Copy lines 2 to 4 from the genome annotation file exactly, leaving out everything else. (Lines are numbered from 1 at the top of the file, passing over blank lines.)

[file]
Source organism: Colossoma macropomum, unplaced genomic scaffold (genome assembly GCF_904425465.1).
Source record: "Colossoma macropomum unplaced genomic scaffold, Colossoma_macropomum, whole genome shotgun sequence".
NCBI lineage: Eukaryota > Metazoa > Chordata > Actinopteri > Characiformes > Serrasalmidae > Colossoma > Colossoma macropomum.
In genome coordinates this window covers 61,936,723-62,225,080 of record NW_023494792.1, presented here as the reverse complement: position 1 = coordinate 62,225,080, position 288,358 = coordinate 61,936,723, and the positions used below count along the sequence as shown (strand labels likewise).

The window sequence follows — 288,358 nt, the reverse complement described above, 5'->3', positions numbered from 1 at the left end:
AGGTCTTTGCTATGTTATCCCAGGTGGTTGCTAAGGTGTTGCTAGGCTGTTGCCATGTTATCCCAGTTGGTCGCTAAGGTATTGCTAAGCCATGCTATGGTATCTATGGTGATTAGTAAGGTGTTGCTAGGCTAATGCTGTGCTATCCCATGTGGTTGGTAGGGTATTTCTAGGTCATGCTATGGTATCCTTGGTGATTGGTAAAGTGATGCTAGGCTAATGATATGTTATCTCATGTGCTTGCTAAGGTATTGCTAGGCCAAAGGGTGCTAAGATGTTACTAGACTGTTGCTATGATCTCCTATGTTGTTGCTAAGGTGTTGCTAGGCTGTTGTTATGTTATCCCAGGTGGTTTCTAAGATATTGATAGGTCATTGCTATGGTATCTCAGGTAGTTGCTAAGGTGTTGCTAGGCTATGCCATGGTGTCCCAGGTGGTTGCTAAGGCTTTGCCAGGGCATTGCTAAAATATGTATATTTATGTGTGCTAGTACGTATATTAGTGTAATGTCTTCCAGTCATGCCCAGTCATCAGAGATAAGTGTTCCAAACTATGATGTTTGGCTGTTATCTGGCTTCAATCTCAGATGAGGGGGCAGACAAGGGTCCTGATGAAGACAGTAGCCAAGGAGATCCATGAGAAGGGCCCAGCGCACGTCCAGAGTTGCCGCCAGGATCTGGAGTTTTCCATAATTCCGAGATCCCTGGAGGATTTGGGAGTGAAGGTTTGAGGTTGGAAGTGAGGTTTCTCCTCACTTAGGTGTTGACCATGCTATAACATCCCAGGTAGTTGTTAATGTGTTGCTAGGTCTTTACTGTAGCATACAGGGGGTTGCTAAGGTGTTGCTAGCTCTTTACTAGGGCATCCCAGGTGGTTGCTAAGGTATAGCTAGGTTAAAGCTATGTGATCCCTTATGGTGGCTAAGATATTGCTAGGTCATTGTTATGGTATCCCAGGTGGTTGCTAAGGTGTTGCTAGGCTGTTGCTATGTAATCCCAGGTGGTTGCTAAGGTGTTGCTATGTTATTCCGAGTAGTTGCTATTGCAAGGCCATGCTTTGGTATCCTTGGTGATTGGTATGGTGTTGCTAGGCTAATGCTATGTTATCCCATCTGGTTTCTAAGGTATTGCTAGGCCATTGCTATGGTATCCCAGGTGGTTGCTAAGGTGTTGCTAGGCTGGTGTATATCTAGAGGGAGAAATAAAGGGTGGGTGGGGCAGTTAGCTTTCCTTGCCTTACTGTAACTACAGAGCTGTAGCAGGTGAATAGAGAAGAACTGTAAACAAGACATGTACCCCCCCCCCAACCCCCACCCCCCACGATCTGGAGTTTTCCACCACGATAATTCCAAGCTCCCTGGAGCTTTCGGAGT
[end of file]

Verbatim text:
Source record: "Colossoma macropomum unplaced genomic scaffold, Colossoma_macropomum, whole genome shotgun sequence".
NCBI lineage: Eukaryota > Metazoa > Chordata > Actinopteri > Characiformes > Serrasalmidae > Colossoma > Colossoma macropomum.
In genome coordinates this window covers 61,936,723-62,225,080 of record NW_023494792.1, presented here as the reverse complement: position 1 = coordinate 62,225,080, position 288,358 = coordinate 61,936,723, and the positions used below count along the sequence as shown (strand labels likewise).